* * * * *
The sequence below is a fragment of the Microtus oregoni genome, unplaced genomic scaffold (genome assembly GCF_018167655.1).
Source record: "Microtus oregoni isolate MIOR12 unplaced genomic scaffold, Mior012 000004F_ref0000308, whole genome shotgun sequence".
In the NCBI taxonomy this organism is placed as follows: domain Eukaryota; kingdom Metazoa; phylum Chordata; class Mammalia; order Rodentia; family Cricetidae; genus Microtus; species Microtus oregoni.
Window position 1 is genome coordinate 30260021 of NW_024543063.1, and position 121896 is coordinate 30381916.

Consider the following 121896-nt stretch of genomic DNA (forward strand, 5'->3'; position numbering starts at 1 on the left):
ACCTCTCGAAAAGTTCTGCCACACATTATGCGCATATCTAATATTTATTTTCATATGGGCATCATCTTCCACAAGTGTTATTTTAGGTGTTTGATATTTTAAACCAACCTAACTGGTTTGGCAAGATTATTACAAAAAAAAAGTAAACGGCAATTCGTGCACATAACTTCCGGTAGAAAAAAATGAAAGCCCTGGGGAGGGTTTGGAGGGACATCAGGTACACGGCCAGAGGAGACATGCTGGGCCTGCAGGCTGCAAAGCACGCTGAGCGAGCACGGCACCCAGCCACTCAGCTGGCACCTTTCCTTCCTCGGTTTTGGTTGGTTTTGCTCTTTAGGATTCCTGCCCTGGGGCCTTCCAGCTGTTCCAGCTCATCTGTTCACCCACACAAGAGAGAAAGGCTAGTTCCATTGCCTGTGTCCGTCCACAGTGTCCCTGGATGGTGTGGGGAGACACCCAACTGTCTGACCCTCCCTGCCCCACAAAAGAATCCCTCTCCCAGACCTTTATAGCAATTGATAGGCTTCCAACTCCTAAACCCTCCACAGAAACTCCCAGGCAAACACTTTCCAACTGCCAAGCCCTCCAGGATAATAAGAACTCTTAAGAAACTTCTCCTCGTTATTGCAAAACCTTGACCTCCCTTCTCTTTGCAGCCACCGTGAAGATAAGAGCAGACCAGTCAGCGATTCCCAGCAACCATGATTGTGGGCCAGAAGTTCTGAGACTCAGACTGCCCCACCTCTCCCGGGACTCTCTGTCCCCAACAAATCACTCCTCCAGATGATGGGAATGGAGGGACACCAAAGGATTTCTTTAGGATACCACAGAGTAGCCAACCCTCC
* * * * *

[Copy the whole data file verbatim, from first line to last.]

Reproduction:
The sequence below is a fragment of the Microtus oregoni genome, unplaced genomic scaffold (genome assembly GCF_018167655.1).
Source record: "Microtus oregoni isolate MIOR12 unplaced genomic scaffold, Mior012 000004F_ref0000308, whole genome shotgun sequence".
In the NCBI taxonomy this organism is placed as follows: domain Eukaryota; kingdom Metazoa; phylum Chordata; class Mammalia; order Rodentia; family Cricetidae; genus Microtus; species Microtus oregoni.
Window position 1 is genome coordinate 30260021 of NW_024543063.1, and position 121896 is coordinate 30381916.

Consider the following 121896-nt stretch of genomic DNA (forward strand, 5'->3'; position numbering starts at 1 on the left):
ACCTCTCGAAAAGTTCTGCCACACATTATGCGCATATCTAATATTTATTTTCATATGGGCATCATCTTCCACAAGTGTTATTTTAGGTGTTTGATATTTTAAACCAACCTAACTGGTTTGGCAAGATTATTACAAAAAAAAAGTAAACGGCAATTCGTGCACATAACTTCCGGTAGAAAAAAATGAAAGCCCTGGGGAGGGTTTGGAGGGACATCAGGTACACGGCCAGAGGAGACATGCTGGGCCTGCAGGCTGCAAAGCACGCTGAGCGAGCACGGCACCCAGCCACTCAGCTGGCACCTTTCCTTCCTCGGTTTTGGTTGGTTTTGCTCTTTAGGATTCCTGCCCTGGGGCCTTCCAGCTGTTCCAGCTCATCTGTTCACCCACACAAGAGAGAAAGGCTAGTTCCATTGCCTGTGTCCGTCCACAGTGTCCCTGGATGGTGTGGGGAGACACCCAACTGTCTGACCCTCCCTGCCCCACAAAAGAATCCCTCTCCCAGACCTTTATAGCAATTGATAGGCTTCCAACTCCTAAACCCTCCACAGAAACTCCCAGGCAAACACTTTCCAACTGCCAAGCCCTCCAGGATAATAAGAACTCTTAAGAAACTTCTCCTCGTTATTGCAAAACCTTGACCTCCCTTCTCTTTGCAGCCACCGTGAAGATAAGAGCAGACCAGTCAGCGATTCCCAGCAACCATGATTGTGGGCCAGAAGTTCTGAGACTCAGACTGCCCCACCTCTCCCGGGACTCTCTGTCCCCAACAAATCACTCCTCCAGATGATGGGAATGGAGGGACACCAAAGGATTTCTTTAGGATACCACAGAGTAGCCAACCCTCC